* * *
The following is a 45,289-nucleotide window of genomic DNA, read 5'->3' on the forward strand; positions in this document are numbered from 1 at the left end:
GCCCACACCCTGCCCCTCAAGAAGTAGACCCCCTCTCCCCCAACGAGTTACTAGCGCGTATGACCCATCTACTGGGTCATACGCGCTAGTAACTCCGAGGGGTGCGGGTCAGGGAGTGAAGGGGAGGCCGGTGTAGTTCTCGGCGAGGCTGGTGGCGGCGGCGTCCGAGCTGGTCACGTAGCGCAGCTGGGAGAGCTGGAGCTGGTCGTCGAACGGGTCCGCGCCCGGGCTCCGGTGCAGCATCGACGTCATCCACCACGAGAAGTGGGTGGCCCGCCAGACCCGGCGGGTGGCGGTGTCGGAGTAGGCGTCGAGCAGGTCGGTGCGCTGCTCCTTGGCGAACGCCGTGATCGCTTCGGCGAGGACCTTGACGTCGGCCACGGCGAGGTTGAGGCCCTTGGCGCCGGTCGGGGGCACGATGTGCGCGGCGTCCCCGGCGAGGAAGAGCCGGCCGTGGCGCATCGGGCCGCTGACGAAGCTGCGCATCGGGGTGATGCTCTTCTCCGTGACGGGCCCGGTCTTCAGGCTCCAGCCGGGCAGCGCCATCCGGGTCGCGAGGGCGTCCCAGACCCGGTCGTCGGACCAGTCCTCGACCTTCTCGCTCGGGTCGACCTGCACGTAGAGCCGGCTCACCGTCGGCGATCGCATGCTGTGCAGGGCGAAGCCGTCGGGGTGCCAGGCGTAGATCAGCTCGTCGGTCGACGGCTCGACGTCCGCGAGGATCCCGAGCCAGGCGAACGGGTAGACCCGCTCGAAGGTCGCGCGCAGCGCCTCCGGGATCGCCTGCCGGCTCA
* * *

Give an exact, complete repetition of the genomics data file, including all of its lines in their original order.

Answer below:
The following is a 45,289-nucleotide window of genomic DNA, read 5'->3' on the forward strand; positions in this document are numbered from 1 at the left end:
GCCCACACCCTGCCCCTCAAGAAGTAGACCCCCTCTCCCCCAACGAGTTACTAGCGCGTATGACCCATCTACTGGGTCATACGCGCTAGTAACTCCGAGGGGTGCGGGTCAGGGAGTGAAGGGGAGGCCGGTGTAGTTCTCGGCGAGGCTGGTGGCGGCGGCGTCCGAGCTGGTCACGTAGCGCAGCTGGGAGAGCTGGAGCTGGTCGTCGAACGGGTCCGCGCCCGGGCTCCGGTGCAGCATCGACGTCATCCACCACGAGAAGTGGGTGGCCCGCCAGACCCGGCGGGTGGCGGTGTCGGAGTAGGCGTCGAGCAGGTCGGTGCGCTGCTCCTTGGCGAACGCCGTGATCGCTTCGGCGAGGACCTTGACGTCGGCCACGGCGAGGTTGAGGCCCTTGGCGCCGGTCGGGGGCACGATGTGCGCGGCGTCCCCGGCGAGGAAGAGCCGGCCGTGGCGCATCGGGCCGCTGACGAAGCTGCGCATCGGGGTGATGCTCTTCTCCGTGACGGGCCCGGTCTTCAGGCTCCAGCCGGGCAGCGCCATCCGGGTCGCGAGGGCGTCCCAGACCCGGTCGTCGGACCAGTCCTCGACCTTCTCGCTCGGGTCGACCTGCACGTAGAGCCGGCTCACCGTCGGCGATCGCATGCTGTGCAGGGCGAAGCCGTCGGGGTGCCAGGCGTAGATCAGCTCGTCGGTCGACGGCTCGACGTCCGCGAGGATCCCGAGCCAGGCGAACGGGTAGACCCGCTCGAAGGTCGCGCGCAGCGCCTCCGGGATCGCCTGCCGGCTCA